I have spent many years talking to retirees about their investments. What I have found is that many tend to do really well when share markets rise, but very poorly when they fall. Often the falls wipe out previously made gains.
From this experience, let me share four tips that may improve your investment returns and your retirement:
- Have a clear objective
What return do your assets need to generate to fund your lifestyle?
A sensible approach to investing is to only take on as much risk as is necessary to fund your lifestyle. Without knowing the return you need makes this approach impossible.
Let’s say you were 60 years of age with $1 million in super, had 40 years to live and lived off $40,000 p.a. In this case your assets need to generate a return of approximately 5.4 per cent p.a. (inflation considered).
Equipped with this clear objective you can now make informed investment decisions. For example, would you allocate a portion of your super to off the plan property investments seeking to achieve a 20 per cent return or into a mixture of blue chip businesses paying 5 to 6 per cent dividends?
- Make cash flow a prerequisite
During the Global Financial Crisis many investors experienced a 40 to 50 per cent loss on their investments. Matters were made worse for those that did not have strong cash flow paying investments as they were forced to sell good assets at very low prices just to fund their lifestyle.
Returning to the example above, it largely does not matter what the share price is on any given day if cash flows of 5.4 per cent are hitting your account.
- Determine Value
While most people can tell you the price of the shares they own, very few can tell you their value and this is where many come unstuck.
Price is what you pay and value is what you receive. The key, whilst easier said than done, is only paying a price less than the value received.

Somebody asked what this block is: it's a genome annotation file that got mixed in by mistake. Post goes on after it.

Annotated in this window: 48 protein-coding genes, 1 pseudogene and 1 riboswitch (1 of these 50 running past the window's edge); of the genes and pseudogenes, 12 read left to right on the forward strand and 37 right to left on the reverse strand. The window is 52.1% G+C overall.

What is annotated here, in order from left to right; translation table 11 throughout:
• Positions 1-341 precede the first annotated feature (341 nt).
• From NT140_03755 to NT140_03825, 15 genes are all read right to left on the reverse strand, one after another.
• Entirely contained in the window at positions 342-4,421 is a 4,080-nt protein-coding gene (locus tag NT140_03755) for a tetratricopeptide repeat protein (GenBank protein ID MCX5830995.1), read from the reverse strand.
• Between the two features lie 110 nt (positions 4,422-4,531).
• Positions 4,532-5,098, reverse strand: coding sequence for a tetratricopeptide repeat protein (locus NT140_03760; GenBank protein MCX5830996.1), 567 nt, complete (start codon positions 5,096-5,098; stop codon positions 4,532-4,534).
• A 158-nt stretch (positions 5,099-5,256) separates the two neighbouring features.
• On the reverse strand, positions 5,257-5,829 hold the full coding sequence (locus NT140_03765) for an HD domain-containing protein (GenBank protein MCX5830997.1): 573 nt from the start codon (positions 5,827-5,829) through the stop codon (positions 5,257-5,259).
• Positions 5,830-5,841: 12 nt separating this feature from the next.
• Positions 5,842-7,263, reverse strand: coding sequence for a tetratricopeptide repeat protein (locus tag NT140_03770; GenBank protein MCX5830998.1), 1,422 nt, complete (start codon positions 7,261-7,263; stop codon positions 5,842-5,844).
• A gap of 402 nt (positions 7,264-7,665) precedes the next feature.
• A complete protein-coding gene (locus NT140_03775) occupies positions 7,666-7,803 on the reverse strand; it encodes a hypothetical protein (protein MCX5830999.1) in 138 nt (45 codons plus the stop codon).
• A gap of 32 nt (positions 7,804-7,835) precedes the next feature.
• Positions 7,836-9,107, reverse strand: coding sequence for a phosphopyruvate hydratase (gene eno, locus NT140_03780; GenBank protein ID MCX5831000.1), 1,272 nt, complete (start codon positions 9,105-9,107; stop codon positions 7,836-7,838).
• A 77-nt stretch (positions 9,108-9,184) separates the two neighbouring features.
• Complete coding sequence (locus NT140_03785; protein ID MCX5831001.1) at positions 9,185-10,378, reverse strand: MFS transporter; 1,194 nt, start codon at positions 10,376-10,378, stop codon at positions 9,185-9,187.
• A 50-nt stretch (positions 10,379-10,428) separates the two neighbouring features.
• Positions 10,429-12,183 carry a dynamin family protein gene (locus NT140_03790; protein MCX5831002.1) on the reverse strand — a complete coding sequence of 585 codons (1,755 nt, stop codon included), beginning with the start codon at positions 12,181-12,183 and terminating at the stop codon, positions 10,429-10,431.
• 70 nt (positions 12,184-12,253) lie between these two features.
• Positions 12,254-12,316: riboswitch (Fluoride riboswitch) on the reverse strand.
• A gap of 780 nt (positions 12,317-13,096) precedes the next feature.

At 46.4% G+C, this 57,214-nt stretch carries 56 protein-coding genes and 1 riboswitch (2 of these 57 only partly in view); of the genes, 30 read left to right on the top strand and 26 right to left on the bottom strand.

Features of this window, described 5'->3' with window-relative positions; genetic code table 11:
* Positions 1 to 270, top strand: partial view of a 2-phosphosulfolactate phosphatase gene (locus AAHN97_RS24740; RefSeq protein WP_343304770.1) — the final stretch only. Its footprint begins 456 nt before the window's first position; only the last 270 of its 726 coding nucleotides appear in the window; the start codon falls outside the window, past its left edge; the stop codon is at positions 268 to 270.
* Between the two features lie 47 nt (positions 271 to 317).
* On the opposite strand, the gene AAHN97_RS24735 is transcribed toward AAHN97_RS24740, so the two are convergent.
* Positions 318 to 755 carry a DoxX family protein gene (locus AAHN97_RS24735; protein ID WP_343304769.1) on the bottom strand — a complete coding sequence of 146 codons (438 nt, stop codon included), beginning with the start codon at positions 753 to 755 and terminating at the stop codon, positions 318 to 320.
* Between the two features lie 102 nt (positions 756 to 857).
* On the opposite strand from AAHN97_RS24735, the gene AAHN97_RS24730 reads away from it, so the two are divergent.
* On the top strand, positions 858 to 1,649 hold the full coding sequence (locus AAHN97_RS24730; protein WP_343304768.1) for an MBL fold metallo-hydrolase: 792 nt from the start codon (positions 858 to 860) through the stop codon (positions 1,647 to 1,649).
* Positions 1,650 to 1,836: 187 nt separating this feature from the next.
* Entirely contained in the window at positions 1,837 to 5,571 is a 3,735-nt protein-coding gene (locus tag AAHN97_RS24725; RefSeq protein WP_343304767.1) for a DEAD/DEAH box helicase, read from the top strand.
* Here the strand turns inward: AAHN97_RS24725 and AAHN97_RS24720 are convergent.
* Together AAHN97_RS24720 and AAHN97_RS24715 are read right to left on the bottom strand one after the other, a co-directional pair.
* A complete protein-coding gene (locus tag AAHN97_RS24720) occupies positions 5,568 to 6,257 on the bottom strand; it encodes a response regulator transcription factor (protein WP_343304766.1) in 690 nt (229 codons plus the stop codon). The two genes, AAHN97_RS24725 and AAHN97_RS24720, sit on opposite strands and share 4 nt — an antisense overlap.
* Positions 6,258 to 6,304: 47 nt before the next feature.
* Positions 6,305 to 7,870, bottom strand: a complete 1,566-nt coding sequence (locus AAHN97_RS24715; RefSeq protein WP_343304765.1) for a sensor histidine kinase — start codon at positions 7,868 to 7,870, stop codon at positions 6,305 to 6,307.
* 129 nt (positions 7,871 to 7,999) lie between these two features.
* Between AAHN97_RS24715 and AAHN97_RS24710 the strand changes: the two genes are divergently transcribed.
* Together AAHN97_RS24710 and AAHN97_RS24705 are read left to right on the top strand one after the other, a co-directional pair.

Calculating value is not straight forward but to give a simple example, let’s say a business was paying a 10 cent dividend every year and you required a 10 per cent return on your investments. The value of that business to you is no more than $1 (10 cents divided by 10 per cent).
- Do not put all of your eggs in one basket
While there are many more ways to manage your risk, here are three simple layers I encourage you to consider:
Layer One: Asset Allocation
Unless you need to achieve high double digit returns every year and you can handle high volatility, consider spreading your investments across multiple asset classes.
The asset classes our clients invest in are:
- Shares (Australian and International)
- Listed Commercial Real Estate
- Privately owned real estate (residential and commercial)
- Fixed Interest
The rationale is that if say shares were to perform poorly, your other assets, e.g. fixed interest and cash, would provide some protection.
The amount you put in each depends on your answer to “1” above and your tolerance to risk.
Layer Two: Industry Limits
You may only have say 40 per cent of your superannuation in Australian shares however if 100 per cent of this is invested in the financial sector or worse, the mining sector, your risk levels are high.
Different industries perform well at different times. In retirement, I suggest you consider investing in a range of different industries with strong growth prospects.
Layer Three: Individual Investment Limit
I have seen a SMSF that invested $1 million of its $2 million into just one company and that company declined in price by 90 per cent. This was a painful lesson for the members!
There is no perfect formula to work out exactly how much to allocate to each investment but when deciding to buy shares, I would suggest you ask yourself the question: “given the amount I am looking to invest, if this business went bust, how much impact would it have on my overall wealth?”
To give you an idea, no single business in my client’s portfolio represents more than 4 per cent of their overall portfolio.